Traveling at speeds of 6 1/2 miles per hour, the train easily derailed because the tracks were laid on sand.  Much of the route between Orlando and Winter Park was wooded and undeveloped.  If service was not interrupted by derailment, stray cattle blocked the tracks and delayed service until the conductor stopped to shoo the cows away.
In addition to passengers, the Dinky Line carried freight especially later when automobiles became the norm.  The line ran for over 70 years.  By the 1960s, the wooded areas along Lake Highland and Lake Estelle had become prime real estate lined with upscale homes.   Its last route ran in 1967 and the tracks were removed a year later.
Today, we have reminders of the Dinky Line with portions of the route making up the Orlando Urban Trail.  In Winter Park, the train station once stood on Lake Virginia at Dinky Dock Park.
This post originally appeared in Bungalower.

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Orlando City Lions and a Quick History of Sports in Orlando

778646_621274967930795_783447953_oMajor League Soccer comes to Orlando in 2015 when Orlando City Soccer joins MLS as an expansion team.  The announcement was held at the historic Cheyenne Saloon on Church Street.   (RetroPost: Historic significance of Church Street)  The Cheyenne Saloon was where the Orlando Magic, our other current major league team, was announced in 1987.

The Orlando City Lions add to a long list of professional sports teams in Orlando covering the minor leagues to major leagues in almost every team sport.   Some lasted a few years — WNBA Orlando Miracle —  hibernated and returned a decade later — Orlando Solar Bears (ECHL Hockey) — or played a single season XFL’s Orlando Rage.

Some Orlando sports history highlights:


Baseball in Orlando goes back to the 1910’s, and might be most notable for hosting spring training.  The Minnesota Twins trained here for decades (RetroPost:  The Twins in Orlando).   Orlando had a baseball team off and on- from 1919 until 2003 largely in the Florida State League.   Known as the Orlando Rays for the majority of 40 years when the team dissolved in 2003, there were previous clubs, incarnations, and affiliations: Orlando Tigers, Orlando Twins, Orlando Dodgers, Orlando Seratomas, and Orlando Cubs.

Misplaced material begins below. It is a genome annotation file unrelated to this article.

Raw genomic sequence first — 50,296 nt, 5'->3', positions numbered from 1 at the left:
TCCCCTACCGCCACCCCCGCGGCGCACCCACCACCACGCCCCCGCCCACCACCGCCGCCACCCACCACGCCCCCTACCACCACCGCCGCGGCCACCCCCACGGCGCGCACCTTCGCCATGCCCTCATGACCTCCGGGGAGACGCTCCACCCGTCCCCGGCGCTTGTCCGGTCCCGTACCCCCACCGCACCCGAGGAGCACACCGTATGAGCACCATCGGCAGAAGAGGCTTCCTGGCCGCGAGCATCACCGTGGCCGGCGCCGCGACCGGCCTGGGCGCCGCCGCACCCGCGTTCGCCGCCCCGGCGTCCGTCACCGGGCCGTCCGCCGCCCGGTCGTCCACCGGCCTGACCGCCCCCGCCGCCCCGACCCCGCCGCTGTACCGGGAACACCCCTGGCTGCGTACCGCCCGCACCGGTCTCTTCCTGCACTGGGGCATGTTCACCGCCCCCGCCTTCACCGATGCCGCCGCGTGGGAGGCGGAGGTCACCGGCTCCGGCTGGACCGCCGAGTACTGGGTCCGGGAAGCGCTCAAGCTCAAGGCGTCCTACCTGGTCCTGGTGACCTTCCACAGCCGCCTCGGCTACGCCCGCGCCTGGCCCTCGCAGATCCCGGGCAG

1967 Divison Playoff Program for the Orlando Panthers (source)


Orlando football’s most recent success was indoors with the Orlando Predators (since 1991).  However, professional football goes back to the 1960’s and the time of the Continental Football League and the Orlando Panthers.  The Panthers played from 1966 until the league folded in 1969, and won two league championships during that time.

Other football in Orlando (all of which played in the Citrus Bowl):

  • Orlando Renegades (1985) United States Football League
  • Orlando Thunder (1991-92) World League of American Football
  • Orlando Rage (2001) XFL
  • Florida Tuskers (2009) United Football League

Orlando City should see greater success and longevity because of an existing and enthusiastic fan base and the investment of a new soccer stadium west of I-4.   Perhaps Orlando’s greatest football glory will not come in American Football but in futball (okay, soccer).

A look back at past Orlando football club logos:


Orlando Thunder


Orlando Renegades


Orlando Rage

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Church Street Station / A.C.L. Depot Orlando, FL

Church Station 1908 and 2031

Church Station 1908 and 2013

The Post Card

In 1908, our postcard writer, Murdy, mailed a post card from Orlando to Clara in Watertown, WI announcing, “This is where we landed.”  The writer went on to express concern the postcard was a duplicate, “I wish I could remember what kind of postals I sent you.  Am afraid you’ll duplicates… Love to all.  Murdy”

Click to read reverse

Click to read reverse

Church Street Station